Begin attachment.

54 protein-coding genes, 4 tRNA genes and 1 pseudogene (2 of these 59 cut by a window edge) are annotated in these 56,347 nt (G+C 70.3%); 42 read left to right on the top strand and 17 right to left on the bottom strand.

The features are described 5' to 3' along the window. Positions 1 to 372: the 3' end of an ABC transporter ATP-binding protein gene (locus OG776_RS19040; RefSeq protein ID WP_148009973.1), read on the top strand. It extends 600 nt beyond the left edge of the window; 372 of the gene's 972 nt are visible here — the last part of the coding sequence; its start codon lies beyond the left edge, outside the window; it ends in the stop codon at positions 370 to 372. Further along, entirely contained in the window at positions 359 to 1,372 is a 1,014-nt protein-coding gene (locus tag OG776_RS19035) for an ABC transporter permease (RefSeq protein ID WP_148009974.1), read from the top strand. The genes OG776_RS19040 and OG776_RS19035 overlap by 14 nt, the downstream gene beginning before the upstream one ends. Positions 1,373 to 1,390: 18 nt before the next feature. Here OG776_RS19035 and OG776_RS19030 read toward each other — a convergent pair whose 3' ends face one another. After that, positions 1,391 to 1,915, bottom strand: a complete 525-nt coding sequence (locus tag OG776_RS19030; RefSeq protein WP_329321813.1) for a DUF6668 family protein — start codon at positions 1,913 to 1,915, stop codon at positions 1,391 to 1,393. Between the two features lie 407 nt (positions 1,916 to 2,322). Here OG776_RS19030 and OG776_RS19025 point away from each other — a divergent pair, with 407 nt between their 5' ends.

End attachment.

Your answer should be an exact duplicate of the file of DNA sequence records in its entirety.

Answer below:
54 protein-coding genes, 4 tRNA genes and 1 pseudogene (2 of these 59 cut by a window edge) are annotated in these 56,347 nt (G+C 70.3%); 42 read left to right on the top strand and 17 right to left on the bottom strand.

The features are described 5' to 3' along the window. Positions 1 to 372: the 3' end of an ABC transporter ATP-binding protein gene (locus OG776_RS19040; RefSeq protein ID WP_148009973.1), read on the top strand. It extends 600 nt beyond the left edge of the window; 372 of the gene's 972 nt are visible here — the last part of the coding sequence; its start codon lies beyond the left edge, outside the window; it ends in the stop codon at positions 370 to 372. Further along, entirely contained in the window at positions 359 to 1,372 is a 1,014-nt protein-coding gene (locus tag OG776_RS19035) for an ABC transporter permease (RefSeq protein ID WP_148009974.1), read from the top strand. The genes OG776_RS19040 and OG776_RS19035 overlap by 14 nt, the downstream gene beginning before the upstream one ends. Positions 1,373 to 1,390: 18 nt before the next feature. Here OG776_RS19035 and OG776_RS19030 read toward each other — a convergent pair whose 3' ends face one another. After that, positions 1,391 to 1,915, bottom strand: a complete 525-nt coding sequence (locus tag OG776_RS19030; RefSeq protein WP_329321813.1) for a DUF6668 family protein — start codon at positions 1,913 to 1,915, stop codon at positions 1,391 to 1,393. Between the two features lie 407 nt (positions 1,916 to 2,322). Here OG776_RS19030 and OG776_RS19025 point away from each other — a divergent pair, with 407 nt between their 5' ends.